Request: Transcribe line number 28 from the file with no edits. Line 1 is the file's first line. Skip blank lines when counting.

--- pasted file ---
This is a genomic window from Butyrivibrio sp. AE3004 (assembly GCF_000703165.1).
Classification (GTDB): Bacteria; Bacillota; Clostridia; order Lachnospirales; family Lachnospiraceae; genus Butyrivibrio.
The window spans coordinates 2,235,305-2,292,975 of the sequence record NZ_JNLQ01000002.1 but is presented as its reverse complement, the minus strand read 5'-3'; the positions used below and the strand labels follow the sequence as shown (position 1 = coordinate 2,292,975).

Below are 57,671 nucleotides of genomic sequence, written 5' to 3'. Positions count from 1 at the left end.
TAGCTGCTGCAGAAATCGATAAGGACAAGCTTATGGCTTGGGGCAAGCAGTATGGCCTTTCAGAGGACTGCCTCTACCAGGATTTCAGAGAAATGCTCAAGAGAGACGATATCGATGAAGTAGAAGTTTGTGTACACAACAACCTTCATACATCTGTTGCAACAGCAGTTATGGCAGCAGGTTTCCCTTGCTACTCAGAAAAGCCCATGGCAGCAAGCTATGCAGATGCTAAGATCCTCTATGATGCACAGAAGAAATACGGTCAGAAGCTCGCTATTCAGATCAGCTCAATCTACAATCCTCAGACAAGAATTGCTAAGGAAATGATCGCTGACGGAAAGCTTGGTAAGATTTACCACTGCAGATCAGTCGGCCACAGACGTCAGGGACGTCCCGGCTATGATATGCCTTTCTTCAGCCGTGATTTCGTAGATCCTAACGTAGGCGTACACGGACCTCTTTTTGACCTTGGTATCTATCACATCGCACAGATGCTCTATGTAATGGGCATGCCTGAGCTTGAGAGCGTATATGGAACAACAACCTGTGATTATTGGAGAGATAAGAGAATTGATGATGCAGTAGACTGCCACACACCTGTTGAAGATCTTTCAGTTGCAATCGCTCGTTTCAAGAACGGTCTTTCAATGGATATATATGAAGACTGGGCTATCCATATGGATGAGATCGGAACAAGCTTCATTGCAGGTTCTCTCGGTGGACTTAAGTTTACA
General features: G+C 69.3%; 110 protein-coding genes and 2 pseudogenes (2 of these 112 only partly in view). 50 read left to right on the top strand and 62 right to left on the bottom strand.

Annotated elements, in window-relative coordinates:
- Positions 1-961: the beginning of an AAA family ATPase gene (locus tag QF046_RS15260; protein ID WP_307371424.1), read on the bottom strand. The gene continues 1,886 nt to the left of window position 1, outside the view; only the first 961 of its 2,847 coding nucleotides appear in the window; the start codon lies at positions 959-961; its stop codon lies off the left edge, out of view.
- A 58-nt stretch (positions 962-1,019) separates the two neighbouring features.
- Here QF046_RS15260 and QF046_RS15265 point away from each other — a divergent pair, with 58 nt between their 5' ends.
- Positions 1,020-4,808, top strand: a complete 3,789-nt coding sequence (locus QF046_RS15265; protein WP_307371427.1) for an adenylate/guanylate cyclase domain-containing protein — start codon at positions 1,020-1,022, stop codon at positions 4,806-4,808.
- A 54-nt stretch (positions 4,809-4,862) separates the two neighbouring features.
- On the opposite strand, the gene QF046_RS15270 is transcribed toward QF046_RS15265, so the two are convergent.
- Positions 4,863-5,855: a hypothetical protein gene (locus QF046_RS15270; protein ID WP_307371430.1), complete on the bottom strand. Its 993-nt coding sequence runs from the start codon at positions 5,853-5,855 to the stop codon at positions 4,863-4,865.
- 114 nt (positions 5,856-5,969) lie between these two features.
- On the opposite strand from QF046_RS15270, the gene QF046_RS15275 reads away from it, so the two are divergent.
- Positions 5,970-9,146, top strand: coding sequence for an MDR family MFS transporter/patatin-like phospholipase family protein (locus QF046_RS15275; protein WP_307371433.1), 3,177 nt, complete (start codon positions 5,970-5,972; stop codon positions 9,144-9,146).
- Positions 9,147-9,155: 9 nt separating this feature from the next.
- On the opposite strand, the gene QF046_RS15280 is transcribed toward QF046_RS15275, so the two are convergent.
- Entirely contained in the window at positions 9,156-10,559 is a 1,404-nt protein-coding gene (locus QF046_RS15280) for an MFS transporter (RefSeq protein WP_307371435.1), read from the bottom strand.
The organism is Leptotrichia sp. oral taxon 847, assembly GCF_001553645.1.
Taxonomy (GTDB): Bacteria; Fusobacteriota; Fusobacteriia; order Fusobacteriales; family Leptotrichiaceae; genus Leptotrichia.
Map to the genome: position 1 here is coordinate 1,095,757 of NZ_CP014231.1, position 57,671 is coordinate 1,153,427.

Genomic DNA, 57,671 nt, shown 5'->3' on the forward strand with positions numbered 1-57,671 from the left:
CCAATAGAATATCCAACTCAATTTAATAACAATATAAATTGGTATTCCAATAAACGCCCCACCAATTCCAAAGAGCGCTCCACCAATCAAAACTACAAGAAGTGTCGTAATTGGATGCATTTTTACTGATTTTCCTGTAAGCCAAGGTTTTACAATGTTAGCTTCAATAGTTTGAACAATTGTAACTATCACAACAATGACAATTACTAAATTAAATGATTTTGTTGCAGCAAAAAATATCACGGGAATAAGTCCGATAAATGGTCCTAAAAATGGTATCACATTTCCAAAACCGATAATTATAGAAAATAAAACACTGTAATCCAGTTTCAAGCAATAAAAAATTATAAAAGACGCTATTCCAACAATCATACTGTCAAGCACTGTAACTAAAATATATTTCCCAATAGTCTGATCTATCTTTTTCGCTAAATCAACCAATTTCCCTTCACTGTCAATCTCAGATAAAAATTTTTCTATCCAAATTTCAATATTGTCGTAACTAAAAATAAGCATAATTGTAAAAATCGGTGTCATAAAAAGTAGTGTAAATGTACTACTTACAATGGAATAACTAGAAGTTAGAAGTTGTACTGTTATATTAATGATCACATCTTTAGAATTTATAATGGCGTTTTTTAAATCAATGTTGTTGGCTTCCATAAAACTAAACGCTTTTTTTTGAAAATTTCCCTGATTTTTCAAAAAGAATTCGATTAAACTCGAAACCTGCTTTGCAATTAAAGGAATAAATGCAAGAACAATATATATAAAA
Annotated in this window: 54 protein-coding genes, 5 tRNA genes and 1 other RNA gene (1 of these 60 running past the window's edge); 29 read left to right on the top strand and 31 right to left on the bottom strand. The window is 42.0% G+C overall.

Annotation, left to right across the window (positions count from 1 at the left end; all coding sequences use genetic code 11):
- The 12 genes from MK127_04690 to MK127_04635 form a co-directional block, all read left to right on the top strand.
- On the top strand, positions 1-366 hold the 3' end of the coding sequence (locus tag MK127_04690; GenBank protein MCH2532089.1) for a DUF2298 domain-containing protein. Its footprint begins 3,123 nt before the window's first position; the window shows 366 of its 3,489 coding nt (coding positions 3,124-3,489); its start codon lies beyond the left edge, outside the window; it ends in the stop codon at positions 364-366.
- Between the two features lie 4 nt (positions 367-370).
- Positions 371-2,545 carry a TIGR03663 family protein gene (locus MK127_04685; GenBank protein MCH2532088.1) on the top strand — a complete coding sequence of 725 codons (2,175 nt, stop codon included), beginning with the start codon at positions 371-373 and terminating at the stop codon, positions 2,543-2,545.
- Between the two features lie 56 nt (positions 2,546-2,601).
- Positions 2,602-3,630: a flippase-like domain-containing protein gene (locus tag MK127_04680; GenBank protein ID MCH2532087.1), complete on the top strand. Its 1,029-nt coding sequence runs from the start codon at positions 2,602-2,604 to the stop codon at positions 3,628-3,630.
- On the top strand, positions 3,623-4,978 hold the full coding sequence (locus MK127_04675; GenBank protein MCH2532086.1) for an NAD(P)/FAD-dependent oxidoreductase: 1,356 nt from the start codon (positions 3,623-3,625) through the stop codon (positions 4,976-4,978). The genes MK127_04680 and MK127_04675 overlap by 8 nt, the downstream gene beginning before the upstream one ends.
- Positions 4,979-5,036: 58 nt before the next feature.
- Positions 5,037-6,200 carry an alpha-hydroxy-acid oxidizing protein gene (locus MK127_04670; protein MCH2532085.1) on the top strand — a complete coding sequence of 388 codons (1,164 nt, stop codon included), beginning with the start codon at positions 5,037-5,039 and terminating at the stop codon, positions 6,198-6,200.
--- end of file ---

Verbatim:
- The 12 genes from MK127_04690 to MK127_04635 form a co-directional block, all read left to right on the top strand.